The Theater Academy was founded on 11 December 1948 by a Decree signed by the Federal Minister of Education and Culture Rodoljub Čolaković and Josip Broz Tito, as a Yugoslav school, unlike the existing Ljubljana Academy and the planned Zagreb Academy. In June 1949, three acting classes, led by Mata Milošević, Jozo Laurenčić and Bojan Stupica as teachers, passed their first exams. In May 1951, the first public performances of students attending the third year of acting in Mata Milošević’s class were played on the stage of the Belgrade Drama Theater while in May 1952, the same class graduated with the performance of the play ‘The Last’ by Maksim Gorki and the selection of classic dialogues.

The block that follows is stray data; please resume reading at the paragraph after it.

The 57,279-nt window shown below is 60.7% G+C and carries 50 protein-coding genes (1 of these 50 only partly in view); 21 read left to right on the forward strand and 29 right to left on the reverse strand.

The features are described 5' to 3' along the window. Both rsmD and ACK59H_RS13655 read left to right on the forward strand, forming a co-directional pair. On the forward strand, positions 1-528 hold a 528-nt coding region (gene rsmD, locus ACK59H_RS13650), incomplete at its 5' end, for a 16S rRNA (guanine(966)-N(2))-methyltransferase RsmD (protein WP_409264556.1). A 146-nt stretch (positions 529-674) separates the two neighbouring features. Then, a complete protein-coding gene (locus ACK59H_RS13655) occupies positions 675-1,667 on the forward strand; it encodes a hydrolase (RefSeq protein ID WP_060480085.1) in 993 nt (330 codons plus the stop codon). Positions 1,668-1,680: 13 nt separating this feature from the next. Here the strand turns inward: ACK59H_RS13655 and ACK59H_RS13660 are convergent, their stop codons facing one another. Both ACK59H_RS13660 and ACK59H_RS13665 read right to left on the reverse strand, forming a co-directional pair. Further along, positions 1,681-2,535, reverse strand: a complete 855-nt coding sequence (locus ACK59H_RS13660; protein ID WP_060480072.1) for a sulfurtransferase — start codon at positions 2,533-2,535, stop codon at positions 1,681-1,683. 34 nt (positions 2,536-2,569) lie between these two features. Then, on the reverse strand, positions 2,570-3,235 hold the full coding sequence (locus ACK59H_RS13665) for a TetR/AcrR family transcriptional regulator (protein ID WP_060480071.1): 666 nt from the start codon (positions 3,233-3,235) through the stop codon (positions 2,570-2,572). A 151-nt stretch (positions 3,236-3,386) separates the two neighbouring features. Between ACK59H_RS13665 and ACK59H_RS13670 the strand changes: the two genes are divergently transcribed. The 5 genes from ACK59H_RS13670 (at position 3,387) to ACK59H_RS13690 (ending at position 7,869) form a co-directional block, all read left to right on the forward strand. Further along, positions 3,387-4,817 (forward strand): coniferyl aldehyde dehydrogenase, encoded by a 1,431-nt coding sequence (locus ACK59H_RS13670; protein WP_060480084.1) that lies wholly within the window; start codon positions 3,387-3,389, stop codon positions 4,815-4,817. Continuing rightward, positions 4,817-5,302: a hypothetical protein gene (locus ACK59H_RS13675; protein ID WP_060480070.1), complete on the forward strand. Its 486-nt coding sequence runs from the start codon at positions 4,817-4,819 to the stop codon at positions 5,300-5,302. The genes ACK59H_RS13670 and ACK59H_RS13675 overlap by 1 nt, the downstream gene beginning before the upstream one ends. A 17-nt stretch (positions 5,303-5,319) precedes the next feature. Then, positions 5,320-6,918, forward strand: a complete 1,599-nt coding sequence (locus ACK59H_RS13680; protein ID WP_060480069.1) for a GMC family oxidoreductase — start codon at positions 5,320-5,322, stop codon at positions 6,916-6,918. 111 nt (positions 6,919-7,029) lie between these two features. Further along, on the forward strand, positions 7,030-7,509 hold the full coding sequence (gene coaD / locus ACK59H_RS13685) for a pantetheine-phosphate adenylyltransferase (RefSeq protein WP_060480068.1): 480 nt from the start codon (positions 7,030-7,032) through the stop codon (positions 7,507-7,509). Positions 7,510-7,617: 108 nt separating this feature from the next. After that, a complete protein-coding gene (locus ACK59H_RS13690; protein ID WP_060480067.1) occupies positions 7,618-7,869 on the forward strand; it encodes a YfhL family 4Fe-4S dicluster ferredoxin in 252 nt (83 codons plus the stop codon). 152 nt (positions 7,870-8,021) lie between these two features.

Besides the abovementioned ones, the acting teachers in this initial period were also Joža Rutić, Viktor Starčić, Tomislav Tanhofer, Josip Kulundžić, Nada Riznić, and Raša Plaović. Teachers of vocational artistic courses were Obrad Nedović, Karlo Bulić, Konstantin Eger, Ljerka Pejčić, Tamara Polonska, Branivoj Đorđević, Ph.D., and their assistants Nada Grbić and Divna Đoković. Miroslav Belović, Soja Jovanović, Zoran Ristanović, Ljubomir Bogdanović, Vlado Jablan, Bogdan Jerković, Branko Pleša, Stevo Žigon, and Dara Vukotić Plaović were the first teaching assistants in the acting classes. The Acting Department had a successful beginning, confirmed by Mata Milošević’s words: “A very good choice of students was enabled by a large number of applicants for the first entrance exam at the Acting Department of the Academy. At first, the students were divided into three classes; however, very soon, due to the departure of one of the teachers, two classes were formed with about twenty students each, which was a high number for practical lessons in acting. Thanks to devotion of teachers and teaching assistants, and the enthusiasm of the first students, the work in classes was normal and soon yielded satisfactory results.’